China has upset its long-term ally Iran over a joint statement with the United Arab Emirates that touches on a contested issue between the two governments.

After Chinese leader Xi Jinping wrapped up his visit to Saudi Arabia to meet with leaders from the Gulf Cooperation Council (GCC), China and the UAE released a joint statement on December 9. In this, Beijing mentioned the three islands in the Persian Gulf that both Iran and the UAE are having territorial disputes over.

The section causing controversy reads, “The leaders affirmed their support for all peaceful efforts, including the initiative and endeavors of the United Arab Emirates to reach a peaceful solution to the issue of the three islands; Greater Tunb, Lesser Tunb, and Abu Musa, through bilateral negotiations in accordance with the rules of international law, and to resolve this issue in accordance with international legitimacy.”

Iran responded fiercely to these remarks. As Anadolu Agency reported, it summoned the Chinese ambassador to Tehran as soon as December 10, one day after the statement, to protest against Beijing’s statement.

Iran’s Foreign Ministry reasserted that the islands belong to it and “have never and will never be subject to negotiations with any country.”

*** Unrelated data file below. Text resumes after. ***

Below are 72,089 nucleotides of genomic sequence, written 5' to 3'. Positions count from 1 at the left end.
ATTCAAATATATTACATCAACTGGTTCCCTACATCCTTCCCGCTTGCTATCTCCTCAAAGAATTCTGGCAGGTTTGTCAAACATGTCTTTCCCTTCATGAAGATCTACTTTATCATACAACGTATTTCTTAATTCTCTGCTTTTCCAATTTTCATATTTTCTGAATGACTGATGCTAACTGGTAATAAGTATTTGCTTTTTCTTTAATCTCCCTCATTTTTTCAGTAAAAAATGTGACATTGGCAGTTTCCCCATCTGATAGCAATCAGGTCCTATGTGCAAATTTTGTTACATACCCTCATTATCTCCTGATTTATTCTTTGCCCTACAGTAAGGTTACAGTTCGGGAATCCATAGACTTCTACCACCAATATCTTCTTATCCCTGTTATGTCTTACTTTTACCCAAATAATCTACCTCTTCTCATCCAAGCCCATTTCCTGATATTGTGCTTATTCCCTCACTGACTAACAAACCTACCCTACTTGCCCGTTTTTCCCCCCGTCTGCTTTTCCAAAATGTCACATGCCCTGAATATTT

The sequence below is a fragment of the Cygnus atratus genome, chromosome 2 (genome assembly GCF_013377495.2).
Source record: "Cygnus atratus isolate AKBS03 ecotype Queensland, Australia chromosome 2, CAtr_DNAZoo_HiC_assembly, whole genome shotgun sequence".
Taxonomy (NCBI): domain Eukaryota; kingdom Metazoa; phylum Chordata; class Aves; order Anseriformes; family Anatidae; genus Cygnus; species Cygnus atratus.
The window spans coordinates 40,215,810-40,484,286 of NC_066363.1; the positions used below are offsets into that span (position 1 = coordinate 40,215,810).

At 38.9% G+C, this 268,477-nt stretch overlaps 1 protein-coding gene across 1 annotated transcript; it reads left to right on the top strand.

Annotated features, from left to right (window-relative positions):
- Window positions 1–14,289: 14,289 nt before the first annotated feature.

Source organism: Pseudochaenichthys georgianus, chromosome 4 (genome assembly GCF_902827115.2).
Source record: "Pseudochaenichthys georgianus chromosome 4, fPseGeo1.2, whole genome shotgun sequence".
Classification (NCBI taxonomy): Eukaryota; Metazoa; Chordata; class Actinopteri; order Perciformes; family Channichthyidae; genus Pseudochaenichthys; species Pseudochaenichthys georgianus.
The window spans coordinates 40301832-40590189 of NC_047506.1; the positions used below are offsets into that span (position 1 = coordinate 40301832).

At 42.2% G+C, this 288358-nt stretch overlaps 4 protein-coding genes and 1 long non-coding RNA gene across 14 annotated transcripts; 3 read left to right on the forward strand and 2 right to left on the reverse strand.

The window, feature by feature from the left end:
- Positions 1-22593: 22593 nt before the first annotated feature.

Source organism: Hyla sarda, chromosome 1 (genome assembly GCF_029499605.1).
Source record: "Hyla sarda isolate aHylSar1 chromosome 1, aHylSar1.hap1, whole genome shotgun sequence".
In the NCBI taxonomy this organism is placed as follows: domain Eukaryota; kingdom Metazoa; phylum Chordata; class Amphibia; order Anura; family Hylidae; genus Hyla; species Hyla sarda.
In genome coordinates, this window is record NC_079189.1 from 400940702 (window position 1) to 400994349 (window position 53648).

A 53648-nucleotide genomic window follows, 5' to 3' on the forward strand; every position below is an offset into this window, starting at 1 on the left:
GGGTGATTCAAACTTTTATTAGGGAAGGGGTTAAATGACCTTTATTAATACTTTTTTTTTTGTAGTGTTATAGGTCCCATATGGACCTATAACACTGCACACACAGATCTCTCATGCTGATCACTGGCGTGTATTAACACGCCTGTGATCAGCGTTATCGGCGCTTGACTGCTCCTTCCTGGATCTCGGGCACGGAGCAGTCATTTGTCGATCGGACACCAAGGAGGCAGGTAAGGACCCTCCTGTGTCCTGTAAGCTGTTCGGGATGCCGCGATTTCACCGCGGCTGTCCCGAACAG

Iran’s Foreign Minister Hossein Amir-Abdollahian tweeted on the same day, “We firmly insist on the need for respecting Iran’s territorial integrity.”

Former Iranian diplomat Abdolreza Faraji Rad warned that China’s relationship with Iran could go sour quickly in less than a decade if it continues to go against Iran’s interests.

He told news outlet Entekhab, “It appears that China has given up its 25-year cooperation deal with Iran.”

The conflict over the islands between Iran and the UAE began after the UAE gained independence from the British in 1971, long before the Iranian Revolution of 1979.

According to the Jerusalem Post, the islands at some points were ruled by Arab tribes and the Persian Empire (now Iran) throughout history. But over the past five decades, they have been under the control of the Iranian government.

Iranian analyst Ali Hossein Ghazizade said the three islands in the Persian Gulf had been the focus of Iran’s most significant security challenges in recent years.

Ghazizade admonished, “The Chinese, as the Islamic Republic’s strategic allies did not stand by Iran. Do people still believe that Iran’s territorial integrity will be preserved with such allies?”
Iran and China forged strong regional allies for years amid rising tensions with the U.S. Last year, both signed a 25-year cooperation agreement. However, little detail related to the deal has been publicized to date.

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